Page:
Prior to September 1950 Mass was celebrated occasionally in a private home, but except for these rare instances the Catholics of Blount and Sevier counties drove cars or rode buses to Knoxville every Sunday to attend the Holy Sacrifice of the Mass.
A survey, requested by Bishop William Adrian, to determine the number of Catholics living in the two counties was made in the summer of 1950 by Rev. John Tierney. As a result of this survey the Mission Parish of Maryville was established with the Reverend Paul Clunan appointed Pastor.
On September 3, 1950 the first Mass was celebrated in a funeral home in Maryville. During the search for a proper church site succeeding Sunday Masses were celebrated in the Community Room at Eagleton Village. Packing cases stored in the building served as a makeshift altar. If there were not enough chairs available, attending members stood throughout the Mass.
In November, 1950, a two story house located at 211 Ellis avenue in Maryville was leased and remodeling was begun with great enthusiasm. As in any project there were ups and downs, but plenty of fun was thrown in. A 700 lb. steel beam was delivered to the wrong church. The men of the church borrowed a truck, but were unable to move the heavy beam — curious bystanders, who had stopped to watch, found themselves being pressed into service and helpfully lent a hand. The new church was officially named Our Lady of Fatima. The living room and downstairs of the house were converted into the church. The kitchen became the church office. A three room apartment was constructed for Rev. Clunan
The first mass was celebrated in the new church at seven A.M. Sunday, November 5, 1950. It was truly a fulfillment of the dream of those Catholics who at long last had a church of their own. A few days later, a meeting of the women of the parish was held and the first Guild was organized. There were thirty eight ladies present.
The first High Mass was celebrated in the new church on Christmas Day. The choir was composed of ten members who were accompanied on an old, donated pump organ. On Sunday January 21, 1951 Bishop Adrian dedicated the little chapel and celebrated the ten o’clock mass.
Parishioners were already hoping to purchase property and build a church and rectory in the near future. There were approximately fifty families attending Our Lady of Fatima at this time.
During the following year many money raising projects were sponsored by both the men and women organizations of the church. The ladies held card parties and style shows. All members cooperated in a Fourth of July Festival held in Eagleton Village Community Center.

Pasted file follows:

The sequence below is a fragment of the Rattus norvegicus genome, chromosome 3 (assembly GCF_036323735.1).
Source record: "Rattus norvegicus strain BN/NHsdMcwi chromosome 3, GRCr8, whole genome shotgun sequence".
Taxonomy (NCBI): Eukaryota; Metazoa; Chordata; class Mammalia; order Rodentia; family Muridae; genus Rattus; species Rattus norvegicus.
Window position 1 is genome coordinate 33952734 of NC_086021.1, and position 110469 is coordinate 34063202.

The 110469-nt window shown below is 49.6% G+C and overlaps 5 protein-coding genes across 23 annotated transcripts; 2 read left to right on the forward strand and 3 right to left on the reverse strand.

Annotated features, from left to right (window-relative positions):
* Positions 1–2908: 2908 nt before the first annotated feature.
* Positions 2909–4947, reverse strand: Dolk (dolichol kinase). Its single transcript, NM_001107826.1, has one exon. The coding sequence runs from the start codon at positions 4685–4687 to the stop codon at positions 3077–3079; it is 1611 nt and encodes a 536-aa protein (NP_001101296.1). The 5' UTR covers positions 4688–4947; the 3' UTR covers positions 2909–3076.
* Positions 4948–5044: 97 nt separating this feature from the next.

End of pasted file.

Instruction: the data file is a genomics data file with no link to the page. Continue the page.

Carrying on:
Several days after the first anniversary of the church, four and a half acres of land was purchased from the Aluminum Company of America. The location was centrally located and easily accessible for both Alcoa and Maryville parishioners. The tract was at the intersection of Hunt and Wright roads in Alcoa. About eighty percent of the parishioners lived in the vicinity of the property. The parish served about eighty families at that time.
Much activity ensued as the construction progressed. Parishioners borrowed earth moving equipment to landscape the grounds. Time and energy were cheerfully given as volunteers painted, sowed grass seed and planted shrubs to add to the beauty of the lovely, red brick church.
The dedication of the new church was held Saturday, December 6, 1952 with Bishop William Adrian again officiating at the ceremony. One of the church members had donated and installed a second hand pipe organ in the new choir loft. An excited, but inexperienced, choir was to sing the Dedication Mass. All went well until after the Gloria when several keys on the organ refused to play. A horrified choir sang the rest of the mass acappella! Hopefully, many of the new parishioners had never attended a church dedication before so they, no doubt, thought this was normal procedure. The choir did get through the ordeal and there were no complaints from Bishop Adrian. The dedication booklet contained the following admonition for future Our Lady of Fatima parishioners: